Some Best and Worst Aspects of Service

Heroes Remember

Some Best and Worst Aspects of Service

Transcript
I guess probably one of the best ones would have been up in the platoon house was seeing the locals, you’re treating them and then you’re going up to the local school and delivering kids with toys and bunnies, rabbits whatever up to the kids and see their faces to have this stuff again and doing that kind of stuff. One of the platoons I was working with also in the local hospital cleaned up the top floor of the hospital and turned it because it had all been shot up and everything destroyed. So we went up to help them with that and they did a really good job cleaning all that up and turning it back so being able to witness some of that stuff being done and helping the locals with things that weren’t being done, that was a really good feeling. Some of the worst probably would have been you go up in the hills and some of these people that aren’t out of beds very much. They don’t have very much; we tried to get wood stoves into them, wood, food. You hear reports on the radio the night before that someone came in and stole the roof, actually went out and stole the roof off another house, all the shingles. Burned houses right beside them and the realization that wasn’t our job to go in and stop this. Because that wasn't our job was to stop local trifle type problems like that. So you feel kind of handcuffed because one thing you were there the day before and you’re helping these people, you’re feeling good then to hear over the radio the houses around them were all burnt, they’ve lost everything, people came in at night, held them at gunpoint and went through the whole house and took everything that they had and stuff like that. That was just common place. Very much poverty. They didn’t have a lot of food. Like I say, very sick and malnourished kind of thing, not anorexia or nothing just not eating very well to the standards that we’re compared to.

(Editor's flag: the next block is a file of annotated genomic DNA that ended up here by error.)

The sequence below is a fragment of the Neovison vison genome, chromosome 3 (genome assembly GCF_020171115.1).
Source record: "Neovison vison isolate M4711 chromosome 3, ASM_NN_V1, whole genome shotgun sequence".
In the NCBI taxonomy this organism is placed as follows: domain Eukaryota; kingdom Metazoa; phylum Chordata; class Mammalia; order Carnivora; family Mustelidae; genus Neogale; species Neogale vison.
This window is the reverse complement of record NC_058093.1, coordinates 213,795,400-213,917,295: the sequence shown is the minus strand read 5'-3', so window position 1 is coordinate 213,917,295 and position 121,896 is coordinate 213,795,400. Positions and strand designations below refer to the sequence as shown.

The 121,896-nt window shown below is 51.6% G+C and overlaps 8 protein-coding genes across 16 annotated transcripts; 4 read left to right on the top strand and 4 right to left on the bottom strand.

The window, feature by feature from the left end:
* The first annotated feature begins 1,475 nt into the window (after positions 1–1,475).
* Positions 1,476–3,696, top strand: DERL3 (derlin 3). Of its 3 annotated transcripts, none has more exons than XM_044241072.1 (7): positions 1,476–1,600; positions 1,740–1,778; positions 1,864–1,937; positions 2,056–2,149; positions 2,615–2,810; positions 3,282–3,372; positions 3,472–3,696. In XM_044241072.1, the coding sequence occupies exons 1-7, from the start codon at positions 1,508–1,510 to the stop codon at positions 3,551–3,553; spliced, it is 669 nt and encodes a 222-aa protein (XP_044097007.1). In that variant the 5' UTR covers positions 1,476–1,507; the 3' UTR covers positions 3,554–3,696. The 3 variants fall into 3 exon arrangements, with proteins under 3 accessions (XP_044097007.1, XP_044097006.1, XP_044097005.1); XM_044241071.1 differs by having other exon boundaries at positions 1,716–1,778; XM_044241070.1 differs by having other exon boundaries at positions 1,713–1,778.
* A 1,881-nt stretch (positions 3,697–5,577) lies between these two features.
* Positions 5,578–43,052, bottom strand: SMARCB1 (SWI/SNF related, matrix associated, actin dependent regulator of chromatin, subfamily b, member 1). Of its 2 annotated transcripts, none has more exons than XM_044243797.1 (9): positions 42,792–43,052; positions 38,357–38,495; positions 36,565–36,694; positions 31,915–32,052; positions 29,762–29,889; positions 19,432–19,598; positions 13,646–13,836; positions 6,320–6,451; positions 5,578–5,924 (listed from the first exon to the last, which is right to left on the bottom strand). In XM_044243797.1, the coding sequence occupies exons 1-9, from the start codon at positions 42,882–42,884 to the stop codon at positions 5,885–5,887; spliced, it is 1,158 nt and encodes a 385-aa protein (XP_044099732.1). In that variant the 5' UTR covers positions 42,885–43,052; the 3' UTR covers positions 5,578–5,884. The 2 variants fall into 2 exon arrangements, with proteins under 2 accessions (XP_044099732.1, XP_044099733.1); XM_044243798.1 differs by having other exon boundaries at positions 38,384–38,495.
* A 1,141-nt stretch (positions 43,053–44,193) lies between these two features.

Description

Treatment of locals was a satisfying part of Mr. William’s duties but he found it difficult to witness the poverty and devastation of the country.

Andy Williams

Mr. Williams was born June 24, 1964 in Trenton, Ontario. His father being in the Air Force, Mr. Williams had the strong desire to join, however, when his time came, the decision for service would be army and began his training career as an army medic. In 1985 he joined as a reservist and spent 25 years with the Regular Force. In 1997, Mr. Williams was deployed to Bosnia with the Lord Strathcona’s Horse Royal Canadians holding rank of master corporal. Another opportunity for a posting was exercised in 1998 when he deployed to Kosovo, this time with the 1 Service Battalion, Royal Canadian Regiment. Mr. William’s army career as a medic took him to many In-Canada posting serving with the Canadian military and upon retirement resides in Berwick, Nova Scotia with his wife and family.

Meta Data
Medium:
Video
Owner:
Veterans Affairs Canada
Recorded:
March 19, 2014
Duration:
1:40
Person Interviewed:
Andy Williams
War, Conflict or Mission:
Canadian Armed Forces
Location/Theatre:
Bosnia
Battle/Campaign:
Bosnia
Branch:
Army
Units/Ship:
Lord Strathcona’s Horse
Rank:
Master-Corporal
Occupation:
Medic

Copyright / Permission to Reproduce

Related Videos

Date modified: